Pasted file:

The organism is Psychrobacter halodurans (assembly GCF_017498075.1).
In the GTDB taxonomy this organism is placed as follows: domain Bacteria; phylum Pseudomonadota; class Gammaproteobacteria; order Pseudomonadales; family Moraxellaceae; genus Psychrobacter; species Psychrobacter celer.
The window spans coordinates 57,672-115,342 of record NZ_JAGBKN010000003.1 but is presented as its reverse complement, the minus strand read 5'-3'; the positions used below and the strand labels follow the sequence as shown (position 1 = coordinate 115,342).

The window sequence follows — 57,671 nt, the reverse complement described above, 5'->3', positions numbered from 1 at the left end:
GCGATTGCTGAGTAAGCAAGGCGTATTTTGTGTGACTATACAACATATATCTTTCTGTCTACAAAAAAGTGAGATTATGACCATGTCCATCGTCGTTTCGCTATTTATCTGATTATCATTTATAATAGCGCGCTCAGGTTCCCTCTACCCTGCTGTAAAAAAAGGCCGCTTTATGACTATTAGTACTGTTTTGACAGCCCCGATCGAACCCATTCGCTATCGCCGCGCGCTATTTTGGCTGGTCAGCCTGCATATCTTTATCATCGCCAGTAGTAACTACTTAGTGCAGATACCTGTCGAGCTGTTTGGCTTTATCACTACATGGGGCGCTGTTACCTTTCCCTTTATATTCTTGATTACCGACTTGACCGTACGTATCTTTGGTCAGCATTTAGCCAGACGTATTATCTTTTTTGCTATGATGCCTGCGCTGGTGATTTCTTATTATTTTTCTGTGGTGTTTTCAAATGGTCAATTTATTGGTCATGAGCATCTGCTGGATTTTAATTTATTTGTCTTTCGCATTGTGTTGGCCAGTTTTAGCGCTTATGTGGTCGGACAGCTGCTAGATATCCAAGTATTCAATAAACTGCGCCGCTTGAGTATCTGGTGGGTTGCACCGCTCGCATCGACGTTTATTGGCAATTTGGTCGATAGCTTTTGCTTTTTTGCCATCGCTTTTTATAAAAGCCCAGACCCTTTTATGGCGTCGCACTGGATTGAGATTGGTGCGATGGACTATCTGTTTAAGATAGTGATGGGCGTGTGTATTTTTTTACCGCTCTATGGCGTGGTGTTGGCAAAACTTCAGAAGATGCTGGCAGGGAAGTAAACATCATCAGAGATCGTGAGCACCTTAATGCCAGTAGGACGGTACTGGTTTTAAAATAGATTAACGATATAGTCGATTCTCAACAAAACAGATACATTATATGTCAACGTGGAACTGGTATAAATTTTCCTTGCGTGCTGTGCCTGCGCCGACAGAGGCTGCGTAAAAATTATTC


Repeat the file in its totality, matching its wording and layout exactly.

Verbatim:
The organism is Psychrobacter halodurans (assembly GCF_017498075.1).
In the GTDB taxonomy this organism is placed as follows: domain Bacteria; phylum Pseudomonadota; class Gammaproteobacteria; order Pseudomonadales; family Moraxellaceae; genus Psychrobacter; species Psychrobacter celer.
The window spans coordinates 57,672-115,342 of record NZ_JAGBKN010000003.1 but is presented as its reverse complement, the minus strand read 5'-3'; the positions used below and the strand labels follow the sequence as shown (position 1 = coordinate 115,342).

The window sequence follows — 57,671 nt, the reverse complement described above, 5'->3', positions numbered from 1 at the left end:
GCGATTGCTGAGTAAGCAAGGCGTATTTTGTGTGACTATACAACATATATCTTTCTGTCTACAAAAAAGTGAGATTATGACCATGTCCATCGTCGTTTCGCTATTTATCTGATTATCATTTATAATAGCGCGCTCAGGTTCCCTCTACCCTGCTGTAAAAAAAGGCCGCTTTATGACTATTAGTACTGTTTTGACAGCCCCGATCGAACCCATTCGCTATCGCCGCGCGCTATTTTGGCTGGTCAGCCTGCATATCTTTATCATCGCCAGTAGTAACTACTTAGTGCAGATACCTGTCGAGCTGTTTGGCTTTATCACTACATGGGGCGCTGTTACCTTTCCCTTTATATTCTTGATTACCGACTTGACCGTACGTATCTTTGGTCAGCATTTAGCCAGACGTATTATCTTTTTTGCTATGATGCCTGCGCTGGTGATTTCTTATTATTTTTCTGTGGTGTTTTCAAATGGTCAATTTATTGGTCATGAGCATCTGCTGGATTTTAATTTATTTGTCTTTCGCATTGTGTTGGCCAGTTTTAGCGCTTATGTGGTCGGACAGCTGCTAGATATCCAAGTATTCAATAAACTGCGCCGCTTGAGTATCTGGTGGGTTGCACCGCTCGCATCGACGTTTATTGGCAATTTGGTCGATAGCTTTTGCTTTTTTGCCATCGCTTTTTATAAAAGCCCAGACCCTTTTATGGCGTCGCACTGGATTGAGATTGGTGCGATGGACTATCTGTTTAAGATAGTGATGGGCGTGTGTATTTTTTTACCGCTCTATGGCGTGGTGTTGGCAAAACTTCAGAAGATGCTGGCAGGGAAGTAAACATCATCAGAGATCGTGAGCACCTTAATGCCAGTAGGACGGTACTGGTTTTAAAATAGATTAACGATATAGTCGATTCTCAACAAAACAGATACATTATATGTCAACGTGGAACTGGTATAAATTTTCCTTGCGTGCTGTGCCTGCGCCGACAGAGGCTGCGTAAAAATTATTC